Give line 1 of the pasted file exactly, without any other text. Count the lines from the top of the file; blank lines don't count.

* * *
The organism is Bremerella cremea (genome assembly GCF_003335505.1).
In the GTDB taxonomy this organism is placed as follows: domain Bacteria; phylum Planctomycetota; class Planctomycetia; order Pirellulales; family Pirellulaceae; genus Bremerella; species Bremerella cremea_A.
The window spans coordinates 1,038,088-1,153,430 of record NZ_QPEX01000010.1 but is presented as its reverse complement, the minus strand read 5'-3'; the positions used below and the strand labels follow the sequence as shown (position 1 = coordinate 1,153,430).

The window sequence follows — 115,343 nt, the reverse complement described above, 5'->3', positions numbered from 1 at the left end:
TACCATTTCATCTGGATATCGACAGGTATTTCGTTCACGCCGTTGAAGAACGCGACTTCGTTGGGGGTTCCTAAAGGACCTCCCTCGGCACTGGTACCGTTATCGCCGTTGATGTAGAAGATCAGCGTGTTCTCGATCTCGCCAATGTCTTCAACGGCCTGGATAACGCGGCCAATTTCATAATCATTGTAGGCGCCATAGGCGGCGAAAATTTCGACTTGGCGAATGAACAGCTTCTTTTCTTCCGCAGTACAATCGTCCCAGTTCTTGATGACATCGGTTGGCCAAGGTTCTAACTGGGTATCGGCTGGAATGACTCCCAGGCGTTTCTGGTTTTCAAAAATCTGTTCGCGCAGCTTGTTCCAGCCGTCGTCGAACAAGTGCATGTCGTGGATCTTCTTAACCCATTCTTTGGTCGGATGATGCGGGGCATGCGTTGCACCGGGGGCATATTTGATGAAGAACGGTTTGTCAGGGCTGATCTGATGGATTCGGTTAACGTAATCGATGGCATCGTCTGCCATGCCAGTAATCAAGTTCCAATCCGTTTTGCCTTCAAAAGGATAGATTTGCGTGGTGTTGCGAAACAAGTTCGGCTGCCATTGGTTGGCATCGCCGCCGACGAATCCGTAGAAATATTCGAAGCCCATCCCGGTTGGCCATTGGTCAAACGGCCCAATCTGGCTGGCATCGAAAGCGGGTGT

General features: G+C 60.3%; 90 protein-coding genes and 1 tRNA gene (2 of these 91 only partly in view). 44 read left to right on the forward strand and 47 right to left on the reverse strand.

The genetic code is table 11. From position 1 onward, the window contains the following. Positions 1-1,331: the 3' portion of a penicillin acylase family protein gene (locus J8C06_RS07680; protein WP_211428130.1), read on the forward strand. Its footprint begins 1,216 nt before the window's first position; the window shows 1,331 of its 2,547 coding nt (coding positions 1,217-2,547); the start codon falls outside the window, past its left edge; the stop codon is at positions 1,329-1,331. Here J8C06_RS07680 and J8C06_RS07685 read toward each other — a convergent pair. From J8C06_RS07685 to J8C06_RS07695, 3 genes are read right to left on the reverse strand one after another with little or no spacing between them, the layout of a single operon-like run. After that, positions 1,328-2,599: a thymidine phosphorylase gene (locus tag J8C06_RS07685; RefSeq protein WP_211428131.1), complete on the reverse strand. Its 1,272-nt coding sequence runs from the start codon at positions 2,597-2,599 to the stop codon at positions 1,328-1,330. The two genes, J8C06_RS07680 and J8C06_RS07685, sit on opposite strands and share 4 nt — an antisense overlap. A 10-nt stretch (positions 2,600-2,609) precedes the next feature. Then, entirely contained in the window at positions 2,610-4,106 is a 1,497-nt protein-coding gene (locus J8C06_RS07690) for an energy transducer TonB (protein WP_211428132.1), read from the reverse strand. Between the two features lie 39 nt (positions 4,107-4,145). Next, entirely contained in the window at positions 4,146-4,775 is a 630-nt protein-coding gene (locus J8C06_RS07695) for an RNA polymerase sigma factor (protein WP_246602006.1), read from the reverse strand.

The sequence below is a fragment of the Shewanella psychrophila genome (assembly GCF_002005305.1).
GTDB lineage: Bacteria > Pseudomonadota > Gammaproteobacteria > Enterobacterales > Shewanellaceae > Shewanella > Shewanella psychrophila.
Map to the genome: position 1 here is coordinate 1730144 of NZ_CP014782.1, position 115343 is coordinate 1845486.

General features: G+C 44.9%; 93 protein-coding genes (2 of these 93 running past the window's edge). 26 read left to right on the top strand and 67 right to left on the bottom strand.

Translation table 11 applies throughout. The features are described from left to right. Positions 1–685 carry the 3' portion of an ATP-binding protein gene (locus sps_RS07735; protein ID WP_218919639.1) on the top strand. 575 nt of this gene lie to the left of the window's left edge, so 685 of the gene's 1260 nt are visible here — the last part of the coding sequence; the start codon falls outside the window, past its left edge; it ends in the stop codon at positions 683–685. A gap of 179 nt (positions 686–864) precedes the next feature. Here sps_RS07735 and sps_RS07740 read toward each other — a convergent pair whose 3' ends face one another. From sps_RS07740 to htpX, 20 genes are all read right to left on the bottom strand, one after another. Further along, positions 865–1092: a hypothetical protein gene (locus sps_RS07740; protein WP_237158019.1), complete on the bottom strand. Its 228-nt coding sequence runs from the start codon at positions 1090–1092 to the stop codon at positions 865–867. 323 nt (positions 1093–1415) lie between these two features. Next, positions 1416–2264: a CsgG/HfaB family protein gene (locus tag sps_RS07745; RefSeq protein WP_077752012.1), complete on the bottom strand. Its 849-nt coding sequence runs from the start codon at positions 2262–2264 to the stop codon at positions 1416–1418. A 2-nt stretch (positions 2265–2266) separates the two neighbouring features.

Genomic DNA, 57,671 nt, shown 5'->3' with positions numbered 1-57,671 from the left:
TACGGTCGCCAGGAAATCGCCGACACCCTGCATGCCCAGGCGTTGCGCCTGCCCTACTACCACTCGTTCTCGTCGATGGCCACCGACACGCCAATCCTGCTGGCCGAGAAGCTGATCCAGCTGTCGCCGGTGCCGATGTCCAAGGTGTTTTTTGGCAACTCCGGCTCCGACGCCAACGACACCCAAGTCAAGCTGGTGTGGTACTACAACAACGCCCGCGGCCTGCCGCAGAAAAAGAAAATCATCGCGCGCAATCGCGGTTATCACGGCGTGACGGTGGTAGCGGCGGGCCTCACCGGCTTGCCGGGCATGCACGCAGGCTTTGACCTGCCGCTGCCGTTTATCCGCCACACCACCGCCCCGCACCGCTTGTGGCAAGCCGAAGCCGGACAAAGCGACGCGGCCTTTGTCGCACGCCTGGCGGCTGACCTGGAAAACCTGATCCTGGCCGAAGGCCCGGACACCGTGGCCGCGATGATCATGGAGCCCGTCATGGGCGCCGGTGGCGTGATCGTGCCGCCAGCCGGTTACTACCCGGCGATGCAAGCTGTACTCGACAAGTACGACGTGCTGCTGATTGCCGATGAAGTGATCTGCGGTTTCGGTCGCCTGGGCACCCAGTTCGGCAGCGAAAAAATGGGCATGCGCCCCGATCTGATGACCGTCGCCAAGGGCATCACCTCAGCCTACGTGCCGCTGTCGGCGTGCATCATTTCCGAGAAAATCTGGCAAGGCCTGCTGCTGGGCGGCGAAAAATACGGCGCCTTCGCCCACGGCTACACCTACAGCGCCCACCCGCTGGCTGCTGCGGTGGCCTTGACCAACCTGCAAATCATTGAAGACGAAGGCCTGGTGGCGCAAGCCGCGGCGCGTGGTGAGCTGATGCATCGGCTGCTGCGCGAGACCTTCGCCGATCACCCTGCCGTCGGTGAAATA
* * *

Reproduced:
The organism is Bremerella cremea (genome assembly GCF_003335505.1).